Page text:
7 Nettlesome Questions About Windows Phone 7

Windows Phone 7 smartphones arrived in the U.S. Monday, and Microsoft is now officially back on the comeback trail and looking to erase the recent history of its foundering mobile business. But despite positive early reviews, Windows Phone 7 may face a difficult climb in the crowded U.S. mobile market, where Apple and Google are gobbling the lion's share of attention.

Here CRN examines seven questions about Windows Phone 7 that have the potential to slow Microsoft's march back into mobile industry relevance.

1. Can Windows Phone 7 gain momentum without Verizon?

Microsoft says a CDMA version of Windows Phone 7 is coming in the first quarter of 2011. In the meantime, customers of the nation's largest carrier will only be able to experience Windows Phone 7 vicariously, through their GSM device-toting friends on AT&T and T-Mobile.

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Of greater concern to Microsoft is Verizon's ambiguous stance on Windows Phone 7 devices. In September, Verizon officials said the carrier "will probably" release a Windows Phone 7 device in 2011. But last month, Verizon President and COO Lowell McAdam told Cnet that Microsoft isn't currently factoring in his company's plans. "Microsoft is not at the forefront of our mind," McAdam said in a Q&A with Cnet.

Another factor is that Verizon and Google have a pretty good thing going with Android, and Verizon might be hesitant to throw cold water on that lovefest by talking about Windows Phone 7. And there's always the possibility that Verizon may still be silently simmering over the Microsoft Kin debacle and lamenting the front-row seat it had as the exclusive carrier for the devices.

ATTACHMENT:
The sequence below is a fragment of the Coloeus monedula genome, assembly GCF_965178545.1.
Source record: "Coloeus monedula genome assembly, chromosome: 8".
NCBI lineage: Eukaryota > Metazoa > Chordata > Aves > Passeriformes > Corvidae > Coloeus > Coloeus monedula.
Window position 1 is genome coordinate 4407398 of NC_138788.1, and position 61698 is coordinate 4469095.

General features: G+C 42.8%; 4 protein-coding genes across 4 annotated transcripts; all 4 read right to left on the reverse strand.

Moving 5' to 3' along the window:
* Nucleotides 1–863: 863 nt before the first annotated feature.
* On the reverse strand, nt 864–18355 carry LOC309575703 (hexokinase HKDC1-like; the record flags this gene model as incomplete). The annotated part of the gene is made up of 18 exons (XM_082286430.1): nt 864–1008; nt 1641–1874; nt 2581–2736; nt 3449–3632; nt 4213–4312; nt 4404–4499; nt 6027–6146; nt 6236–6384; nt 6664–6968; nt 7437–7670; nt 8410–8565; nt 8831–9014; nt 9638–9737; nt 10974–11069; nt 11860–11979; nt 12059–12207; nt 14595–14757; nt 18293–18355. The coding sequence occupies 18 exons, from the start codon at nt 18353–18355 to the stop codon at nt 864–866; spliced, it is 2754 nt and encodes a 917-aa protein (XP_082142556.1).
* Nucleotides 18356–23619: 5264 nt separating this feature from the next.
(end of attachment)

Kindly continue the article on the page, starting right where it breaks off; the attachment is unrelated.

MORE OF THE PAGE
2. Will developers get rich from Windows Phone 7?

Windows Mobile developers weren't thrilled by Microsoft hitting the reset button and starting over with Windows Phone 7, but Microsoft does have the advantage of a giant developer army that already has the skills to build Windows Phone 7 apps. The question is, will developers find it worth their while from a financial standpoint? And can Microsoft at least emulate some of the unforeseen riches that many App Store developers have happily stumbled into?

It's an apples-and-oranges comparison seeing as how Microsoft is emphasizing quality over quantity in its Windows Phone Marketplace, which currently has around 2,000 apps. Still, while Apple gloats at regular intervals about the number of App Store listings, much of the buzz around the App Store has come from developers who've grown rich from their creations.

Microsoft has the industry's deepest well of application development expertise, so it would be foolish to suggest that it's incapable of building a thriving mobile application store. However, Microsoft is going to have to adapt quickly to the proclivities of the mobile space, and its recent track record doesn't suggest it'll be able to do so easily.

Next: How Will Windows Phone 7 Fare Against iPhone, Android?

3. How Will Windows Phone 7 Fare Against iPhone, Android?

AT&T is Microsoft's "premier partner" for Windows Phone 7 and will have three smartphones on the market this holiday season. But AT&T also sells the iPhone and Android smartphones from Motorola, HTC, Samsung and Sony. That's some pretty stiff competition for a newcomer OS. In a side-by-side comparison, will AT&T customers opt for Windows Phone 7 when they're choosing a new device?

Microsoft has painstakingly designed Windows Phone 7 as an OS that's unique from competing offerings, and in the sea of sameness of today's mobile market that could play in its favor. But on AT&T, Windows Phone 7 is going up against the iPhone 4, which despite its well publicized flaws remains at the top of many mobile device users' wish lists.

On T-Mobile, which focuses heavily on Android devices, Windows Phone 7 could also have a tough time getting noticed, says Allen Nogee, an analyst with In-Stat in Scottsdale, Ariz."T-Mobile has put its Android phones front and center, and it's not likely that the Windows Phone 7 will change that," he said.